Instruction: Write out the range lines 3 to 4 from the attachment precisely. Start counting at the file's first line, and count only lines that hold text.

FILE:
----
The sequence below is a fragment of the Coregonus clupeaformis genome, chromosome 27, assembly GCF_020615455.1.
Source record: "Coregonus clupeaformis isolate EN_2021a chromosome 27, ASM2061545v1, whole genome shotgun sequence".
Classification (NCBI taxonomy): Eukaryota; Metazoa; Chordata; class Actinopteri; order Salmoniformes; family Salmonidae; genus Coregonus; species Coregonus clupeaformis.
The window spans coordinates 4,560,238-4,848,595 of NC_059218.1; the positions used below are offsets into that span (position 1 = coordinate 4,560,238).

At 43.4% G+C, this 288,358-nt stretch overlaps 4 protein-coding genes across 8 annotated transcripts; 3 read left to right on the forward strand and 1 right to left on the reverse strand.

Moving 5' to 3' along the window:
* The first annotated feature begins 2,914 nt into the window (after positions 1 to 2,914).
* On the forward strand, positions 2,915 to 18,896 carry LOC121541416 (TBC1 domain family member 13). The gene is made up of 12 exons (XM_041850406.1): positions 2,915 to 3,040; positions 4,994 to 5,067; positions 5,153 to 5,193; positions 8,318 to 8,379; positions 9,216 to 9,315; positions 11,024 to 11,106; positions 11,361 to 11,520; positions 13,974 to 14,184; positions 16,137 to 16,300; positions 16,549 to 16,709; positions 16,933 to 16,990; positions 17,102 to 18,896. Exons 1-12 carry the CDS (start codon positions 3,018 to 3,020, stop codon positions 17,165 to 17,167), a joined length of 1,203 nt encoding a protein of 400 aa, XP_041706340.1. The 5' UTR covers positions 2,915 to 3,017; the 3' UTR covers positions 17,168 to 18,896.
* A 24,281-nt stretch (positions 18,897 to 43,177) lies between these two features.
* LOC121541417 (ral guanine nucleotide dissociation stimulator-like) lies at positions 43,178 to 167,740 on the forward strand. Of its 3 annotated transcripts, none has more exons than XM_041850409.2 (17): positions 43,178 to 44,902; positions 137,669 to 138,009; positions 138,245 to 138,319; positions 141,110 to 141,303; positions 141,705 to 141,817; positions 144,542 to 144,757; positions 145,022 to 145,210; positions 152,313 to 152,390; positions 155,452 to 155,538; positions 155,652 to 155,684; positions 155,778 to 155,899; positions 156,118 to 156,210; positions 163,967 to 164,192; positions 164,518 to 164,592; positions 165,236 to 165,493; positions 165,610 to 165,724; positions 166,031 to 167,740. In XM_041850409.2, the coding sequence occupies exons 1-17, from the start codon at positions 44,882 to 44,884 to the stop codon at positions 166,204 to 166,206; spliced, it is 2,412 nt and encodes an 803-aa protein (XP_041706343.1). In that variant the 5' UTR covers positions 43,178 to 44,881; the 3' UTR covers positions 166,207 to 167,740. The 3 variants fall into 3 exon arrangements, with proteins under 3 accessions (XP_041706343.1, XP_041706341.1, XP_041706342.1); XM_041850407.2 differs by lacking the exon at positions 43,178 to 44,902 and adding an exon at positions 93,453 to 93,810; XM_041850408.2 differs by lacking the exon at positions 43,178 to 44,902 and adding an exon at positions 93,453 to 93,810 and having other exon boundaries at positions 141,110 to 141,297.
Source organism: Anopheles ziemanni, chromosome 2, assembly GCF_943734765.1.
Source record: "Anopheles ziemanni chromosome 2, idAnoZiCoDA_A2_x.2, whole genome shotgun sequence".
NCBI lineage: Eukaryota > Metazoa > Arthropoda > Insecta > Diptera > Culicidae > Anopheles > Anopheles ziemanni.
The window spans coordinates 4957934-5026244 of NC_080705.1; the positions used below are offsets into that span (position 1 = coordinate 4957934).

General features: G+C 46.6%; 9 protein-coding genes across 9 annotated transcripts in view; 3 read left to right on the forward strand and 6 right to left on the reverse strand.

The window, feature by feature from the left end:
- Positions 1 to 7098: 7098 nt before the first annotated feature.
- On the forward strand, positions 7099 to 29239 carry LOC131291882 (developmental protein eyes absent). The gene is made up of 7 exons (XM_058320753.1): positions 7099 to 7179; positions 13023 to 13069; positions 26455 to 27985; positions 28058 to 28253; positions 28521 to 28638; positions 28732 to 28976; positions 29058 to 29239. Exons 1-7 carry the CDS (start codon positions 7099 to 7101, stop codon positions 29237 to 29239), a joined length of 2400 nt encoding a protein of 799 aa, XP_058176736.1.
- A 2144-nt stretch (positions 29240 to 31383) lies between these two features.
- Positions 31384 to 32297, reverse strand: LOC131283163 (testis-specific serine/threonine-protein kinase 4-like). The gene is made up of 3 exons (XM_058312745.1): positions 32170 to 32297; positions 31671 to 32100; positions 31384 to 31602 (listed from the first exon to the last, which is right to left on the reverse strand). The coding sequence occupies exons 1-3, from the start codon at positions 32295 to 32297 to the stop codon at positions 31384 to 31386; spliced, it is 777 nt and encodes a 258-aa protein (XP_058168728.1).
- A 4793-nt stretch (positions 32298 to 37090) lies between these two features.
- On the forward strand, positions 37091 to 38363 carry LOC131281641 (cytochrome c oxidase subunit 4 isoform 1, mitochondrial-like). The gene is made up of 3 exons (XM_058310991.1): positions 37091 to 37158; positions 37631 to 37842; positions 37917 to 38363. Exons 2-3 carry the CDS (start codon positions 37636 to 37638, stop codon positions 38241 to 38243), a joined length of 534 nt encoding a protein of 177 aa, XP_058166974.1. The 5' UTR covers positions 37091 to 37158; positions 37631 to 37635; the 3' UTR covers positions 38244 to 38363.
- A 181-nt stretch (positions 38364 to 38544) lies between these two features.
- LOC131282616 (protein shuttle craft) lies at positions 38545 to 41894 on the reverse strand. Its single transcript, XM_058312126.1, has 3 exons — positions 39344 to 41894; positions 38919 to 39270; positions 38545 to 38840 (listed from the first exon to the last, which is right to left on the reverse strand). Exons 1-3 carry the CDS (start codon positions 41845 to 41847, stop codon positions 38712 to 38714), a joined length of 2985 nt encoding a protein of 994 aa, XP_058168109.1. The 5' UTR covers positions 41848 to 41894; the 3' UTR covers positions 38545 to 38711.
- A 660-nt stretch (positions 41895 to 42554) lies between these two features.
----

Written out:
Classification (NCBI taxonomy): Eukaryota; Metazoa; Chordata; class Actinopteri; order Salmoniformes; family Salmonidae; genus Coregonus; species Coregonus clupeaformis.
The window spans coordinates 4,560,238-4,848,595 of NC_059218.1; the positions used below are offsets into that span (position 1 = coordinate 4,560,238).